Are All Sins Equally Bad?

The question comes from skeptics and believers alike, “Are all sins really equal in God’s eyes?” It is common within evangelical circles to say that they are. The smallest white lie and the most brutal murder both nailed Jesus to the cross; he died for all sins. Most people may find this theological concept very appealing and accept it without doing much homework. I think this is true for two reasons:

  1. A reaction by Protestants against the Roman Catholic distinction between mortal sins (sins that are grievous) and venial sin (sins of a lesser nature).
  2. A tendency within our church culture to find a way to say that we are all equally in need of God’s grace and that all sin is extremely serious in God’s eyes (which is true).

After a little research, I don’t believe that all sin is equal in God’s sight. I also believe that telling people all sins are equal does damage to the character of God and the seriousness of certain sins. There are several reasons for this:

Think about it:

What if people lived according to this theology?

  1. If all sin is equal in the sight of God, then His anger will be equal for whatever sin we commit.
  2. How would it affect our relational disposition before God?
    1. If we suffer from the conviction of the Holy Spirit for all sins equally, our conscious getting weighed down by unrepentant sin will become confusing.
    2. This weighing down normally only comes from those sins that we perceive to be more severe. But if all sin is equal in the sight of God and one lived according to that theology, we would be just as troubled and just as repentant each time we exceeded the speed limit as when we commit adultery, steal the last loaf of bread from a starving family, or abuse children.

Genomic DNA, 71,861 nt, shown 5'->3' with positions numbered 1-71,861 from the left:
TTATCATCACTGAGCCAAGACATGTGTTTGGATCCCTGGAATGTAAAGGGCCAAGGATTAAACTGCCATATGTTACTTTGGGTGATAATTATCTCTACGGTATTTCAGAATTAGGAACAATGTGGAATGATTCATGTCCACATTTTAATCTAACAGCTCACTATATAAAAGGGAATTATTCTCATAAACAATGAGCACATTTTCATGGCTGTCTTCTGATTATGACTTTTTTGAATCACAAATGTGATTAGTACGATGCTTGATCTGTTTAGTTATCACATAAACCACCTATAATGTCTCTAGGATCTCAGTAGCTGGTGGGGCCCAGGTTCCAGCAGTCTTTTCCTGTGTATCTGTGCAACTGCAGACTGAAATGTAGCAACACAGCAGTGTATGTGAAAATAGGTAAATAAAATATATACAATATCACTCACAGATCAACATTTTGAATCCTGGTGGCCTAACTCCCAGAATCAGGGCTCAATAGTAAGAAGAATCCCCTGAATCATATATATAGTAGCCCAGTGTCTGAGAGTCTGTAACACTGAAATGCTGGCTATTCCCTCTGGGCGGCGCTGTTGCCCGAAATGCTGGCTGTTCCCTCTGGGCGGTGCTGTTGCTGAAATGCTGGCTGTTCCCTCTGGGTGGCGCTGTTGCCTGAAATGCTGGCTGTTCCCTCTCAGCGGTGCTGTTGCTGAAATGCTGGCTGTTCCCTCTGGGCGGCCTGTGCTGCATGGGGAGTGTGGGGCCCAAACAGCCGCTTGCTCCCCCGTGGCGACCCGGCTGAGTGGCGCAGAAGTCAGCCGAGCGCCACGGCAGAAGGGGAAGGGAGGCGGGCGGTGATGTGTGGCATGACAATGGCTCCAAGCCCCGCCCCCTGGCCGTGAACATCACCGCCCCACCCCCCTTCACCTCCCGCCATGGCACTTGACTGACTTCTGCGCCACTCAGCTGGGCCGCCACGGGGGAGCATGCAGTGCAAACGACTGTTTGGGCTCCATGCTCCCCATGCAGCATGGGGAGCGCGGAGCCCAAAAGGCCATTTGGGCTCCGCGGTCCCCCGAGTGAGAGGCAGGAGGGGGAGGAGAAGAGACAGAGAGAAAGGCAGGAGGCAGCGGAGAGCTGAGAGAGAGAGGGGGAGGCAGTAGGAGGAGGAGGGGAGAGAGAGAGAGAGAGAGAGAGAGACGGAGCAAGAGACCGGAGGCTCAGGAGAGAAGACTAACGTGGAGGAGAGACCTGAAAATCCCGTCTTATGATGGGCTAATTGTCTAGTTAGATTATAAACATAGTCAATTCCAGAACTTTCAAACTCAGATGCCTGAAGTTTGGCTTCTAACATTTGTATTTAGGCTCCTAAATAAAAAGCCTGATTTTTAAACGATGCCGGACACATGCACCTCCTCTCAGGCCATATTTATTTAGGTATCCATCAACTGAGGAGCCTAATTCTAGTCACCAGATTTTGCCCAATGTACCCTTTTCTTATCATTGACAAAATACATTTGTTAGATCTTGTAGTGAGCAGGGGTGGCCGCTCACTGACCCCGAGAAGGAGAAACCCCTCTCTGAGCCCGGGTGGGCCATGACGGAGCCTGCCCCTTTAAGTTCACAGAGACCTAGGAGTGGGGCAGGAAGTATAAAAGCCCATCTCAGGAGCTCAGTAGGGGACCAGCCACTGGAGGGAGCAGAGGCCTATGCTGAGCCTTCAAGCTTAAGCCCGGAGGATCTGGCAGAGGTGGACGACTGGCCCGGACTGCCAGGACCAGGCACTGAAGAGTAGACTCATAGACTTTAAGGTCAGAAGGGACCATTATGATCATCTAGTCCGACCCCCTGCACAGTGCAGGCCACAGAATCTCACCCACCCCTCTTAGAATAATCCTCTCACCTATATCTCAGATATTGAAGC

3. But no one does this. We all see speeding down the road as a minor infraction because our conscious bears witness that it is not as bad as other things.

What Does the Bible Say?

I think that it is biblical and necessary to say that some sins are more grievous in the sight of God than others. This also translates into the assumption that some people are sinners to a greater degree than others. There are many instances in the Scriptures where degrees of sin are distinguished.

  1. Jesus tells Pilate that the Jewish leaders have committed a worse sin than him, saying “he who has handed me over to you has committed the greater sin” (John 19:11).
  2. Certain sins in the law are distinguished in a particular context as an abomination to God, implying that others are not as severe (as in Leviticus 18:22, Deuteronomy 7:25, 23:18, Isaiah 41:24).
  3. Blasphemy of the Holy Spirit is set apart as a more severe sin than blasphemy of the Son (Matthew 12:31).
  4. Proverbs 6:16-19 lists particular sins in such a way as to single them out because of their depraved nature, separating them from others.
  5. There are degrees of punishment in hell depending on the severity of the offense (Luke 12:47-48).